(Fig. 2). The uterus was approximately 2l cm long and 14 cm
across. There was a hansverse incision in the vesicouterine
pouch. The right side of the overlying peritoneum incision
was sparsely sutured. Three holes, through each of which I
finger could be inserted, were found in the incision. We were
able to enter the subperitoneal space through the holes (Fig.
3). A gauze swab was present on the right side ofthe cervix.
On the surface of the uterus, there was a transverse incision
due to cesarean section, approximately I cm above the
O 2007 Lippincott Williams & Ililkins
FIGURE 2. Free and coagulated blood in the peritoneal cavity.
FIGURE 3. Loosely sutured incision in the peritoneum overly-
ing the uterus.
Incision used in this cas€
Low cesarean section
FIGURE 4. Location of the usual transverse incision made in
the lower segment of the uterus4 and the incision used in
cervical os. Its length was approximately 7 cm (Fig. 4). The
extent of bleeding had expanded greatly into the subperito-
neal space around the surgical site. Although we could not
find the site of damage to the blood vessels, we suspected that
damage to the uterine venous plexus had caused the bleeding
(Figs. 5, 6). The organs were hypoperfused. The autopsy
revealed no significant underlying disease.
We concluded that the patient died of hypovolemic
shock due to bleeding after cesarean section. From the au-
topsy findings and clinical progression, we deduced that the
surgical team was unable to stop the bleeding. Despite the
transfusion of large quantities of blood, hypovolemic shock
occurred and the patient died.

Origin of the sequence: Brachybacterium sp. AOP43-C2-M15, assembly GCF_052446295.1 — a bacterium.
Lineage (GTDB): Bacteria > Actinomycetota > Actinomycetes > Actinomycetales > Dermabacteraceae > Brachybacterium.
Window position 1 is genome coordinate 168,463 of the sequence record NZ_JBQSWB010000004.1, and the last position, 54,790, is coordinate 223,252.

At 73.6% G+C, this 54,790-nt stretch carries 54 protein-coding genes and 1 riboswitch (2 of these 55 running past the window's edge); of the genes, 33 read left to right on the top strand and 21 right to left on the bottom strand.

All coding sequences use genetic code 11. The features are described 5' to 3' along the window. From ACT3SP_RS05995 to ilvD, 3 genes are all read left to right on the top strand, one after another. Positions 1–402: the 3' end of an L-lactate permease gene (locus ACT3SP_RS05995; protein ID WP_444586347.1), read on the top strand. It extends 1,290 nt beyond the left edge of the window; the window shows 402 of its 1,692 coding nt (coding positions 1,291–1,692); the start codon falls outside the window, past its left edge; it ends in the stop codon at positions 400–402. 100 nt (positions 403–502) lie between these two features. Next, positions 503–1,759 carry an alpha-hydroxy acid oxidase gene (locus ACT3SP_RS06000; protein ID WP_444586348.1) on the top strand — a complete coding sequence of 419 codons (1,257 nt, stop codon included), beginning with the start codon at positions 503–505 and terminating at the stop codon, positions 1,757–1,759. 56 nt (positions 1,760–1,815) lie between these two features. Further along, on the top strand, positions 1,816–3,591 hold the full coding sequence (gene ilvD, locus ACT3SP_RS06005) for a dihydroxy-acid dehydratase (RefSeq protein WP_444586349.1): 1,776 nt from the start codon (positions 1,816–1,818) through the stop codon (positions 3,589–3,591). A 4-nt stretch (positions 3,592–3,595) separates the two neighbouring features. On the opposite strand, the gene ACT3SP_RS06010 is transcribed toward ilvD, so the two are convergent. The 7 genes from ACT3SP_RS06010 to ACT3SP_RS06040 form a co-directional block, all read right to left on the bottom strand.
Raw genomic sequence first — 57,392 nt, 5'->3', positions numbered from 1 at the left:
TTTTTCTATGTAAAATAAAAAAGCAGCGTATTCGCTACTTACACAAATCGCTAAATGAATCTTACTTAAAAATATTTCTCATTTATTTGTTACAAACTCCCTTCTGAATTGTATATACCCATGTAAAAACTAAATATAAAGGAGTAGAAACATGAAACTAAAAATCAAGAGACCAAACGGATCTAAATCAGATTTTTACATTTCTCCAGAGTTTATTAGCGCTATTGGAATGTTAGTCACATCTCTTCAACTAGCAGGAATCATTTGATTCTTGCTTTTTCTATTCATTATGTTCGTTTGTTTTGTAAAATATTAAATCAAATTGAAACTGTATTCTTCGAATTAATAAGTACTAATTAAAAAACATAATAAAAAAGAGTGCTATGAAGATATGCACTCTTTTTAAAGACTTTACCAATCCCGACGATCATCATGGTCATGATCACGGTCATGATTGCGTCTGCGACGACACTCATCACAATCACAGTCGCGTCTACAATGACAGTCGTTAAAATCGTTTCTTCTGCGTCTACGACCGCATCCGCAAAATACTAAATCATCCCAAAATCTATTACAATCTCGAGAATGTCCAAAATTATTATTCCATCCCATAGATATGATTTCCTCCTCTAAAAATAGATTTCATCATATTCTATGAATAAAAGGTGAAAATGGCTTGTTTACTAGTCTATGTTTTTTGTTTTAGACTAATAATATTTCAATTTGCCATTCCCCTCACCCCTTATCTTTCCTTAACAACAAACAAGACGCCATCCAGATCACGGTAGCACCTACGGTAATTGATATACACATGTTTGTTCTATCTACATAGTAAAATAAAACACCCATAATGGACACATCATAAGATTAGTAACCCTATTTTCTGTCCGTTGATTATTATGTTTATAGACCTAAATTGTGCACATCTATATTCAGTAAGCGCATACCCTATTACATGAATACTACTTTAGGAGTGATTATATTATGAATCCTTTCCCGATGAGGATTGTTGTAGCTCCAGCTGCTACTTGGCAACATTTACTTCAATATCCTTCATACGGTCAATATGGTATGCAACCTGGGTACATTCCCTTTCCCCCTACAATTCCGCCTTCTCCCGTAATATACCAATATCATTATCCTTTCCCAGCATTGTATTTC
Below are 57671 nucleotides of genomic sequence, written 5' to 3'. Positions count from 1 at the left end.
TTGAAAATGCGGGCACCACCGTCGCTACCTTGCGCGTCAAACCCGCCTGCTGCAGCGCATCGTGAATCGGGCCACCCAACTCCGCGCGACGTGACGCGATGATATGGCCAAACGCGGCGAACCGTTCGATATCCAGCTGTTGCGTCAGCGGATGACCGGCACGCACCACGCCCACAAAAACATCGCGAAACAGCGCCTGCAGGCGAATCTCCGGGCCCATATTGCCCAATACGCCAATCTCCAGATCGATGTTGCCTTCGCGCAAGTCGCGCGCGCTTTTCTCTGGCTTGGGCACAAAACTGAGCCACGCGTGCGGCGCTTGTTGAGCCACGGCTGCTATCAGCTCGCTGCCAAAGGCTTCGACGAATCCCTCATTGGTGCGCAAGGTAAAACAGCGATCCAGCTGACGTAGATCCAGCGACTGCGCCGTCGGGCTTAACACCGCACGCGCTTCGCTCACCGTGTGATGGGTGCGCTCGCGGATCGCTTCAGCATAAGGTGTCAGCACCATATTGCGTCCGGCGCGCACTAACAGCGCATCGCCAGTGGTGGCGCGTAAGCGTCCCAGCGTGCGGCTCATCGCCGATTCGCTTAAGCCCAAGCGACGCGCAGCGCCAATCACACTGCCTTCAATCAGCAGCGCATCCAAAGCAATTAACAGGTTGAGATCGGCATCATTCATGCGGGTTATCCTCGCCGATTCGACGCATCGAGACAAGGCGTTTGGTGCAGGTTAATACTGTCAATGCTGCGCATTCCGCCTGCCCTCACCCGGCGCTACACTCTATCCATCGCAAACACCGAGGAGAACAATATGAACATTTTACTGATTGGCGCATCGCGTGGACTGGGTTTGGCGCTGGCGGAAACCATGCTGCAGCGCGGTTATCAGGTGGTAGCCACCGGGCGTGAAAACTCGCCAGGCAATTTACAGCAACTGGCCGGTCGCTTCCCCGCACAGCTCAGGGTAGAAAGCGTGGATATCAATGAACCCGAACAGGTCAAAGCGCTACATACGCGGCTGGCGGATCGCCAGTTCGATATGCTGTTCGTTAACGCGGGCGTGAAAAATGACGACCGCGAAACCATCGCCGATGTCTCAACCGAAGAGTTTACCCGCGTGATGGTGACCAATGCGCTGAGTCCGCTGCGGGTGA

Among the causes of bleeding after cesarean section are
atonic hemorrhaging, retained placenta, puerperal fever, su-
ture failure, and the production of bleeding granulation tis-
FIGURE 5. The incision in the uterus and venous plexus
(after formalin fixation).
FIGURE 6. The incision in the uterus and venous plexus
(view from right side) (after formalin fixation).
sue.3'a In the patient described here, there was little or no
possibility of atonic hemorrhaging, retained placenta, or co-
agulopathy. No placental retention or bleeding within the
uterine cavity was noted in the autopsy and, according to her
clinical chart, her uterus had contracted well. Also, her
history did not include coagulopathy.
On the other hand, there was the possibility of bleeding
due to damage to blood vessels during surgery or the failure
of sutures, because hemorrhaging was noted in the peritoneal
cavity and in the subperitoneal space around the uterus.
@ 2007 Lippincott llilliams & Wilkins
Yaiima et al
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As a general rule, in low cesarean section, a transverse
incision is made into the anterior wall at the center, or a little
above the center, of the lower uterine segment (Fig. a). The
surgeon needs to take care not to extend the incision too far
laterally, because there are uterine venous plexuses in these
areas.' In the case in question, the incision was made very
low, approximately I cm from the cervical os. Furthermore,
the incision was extended further than normal to the right
(Figs. 5, 6). The extension of the incision seems to have been
made by the head or neck of the baby because the surgical
incision was made very low and it could not allow the exit of
the baby's head. We suspect that this extension of the incision
damaged the venous plexus around the lower uterine segment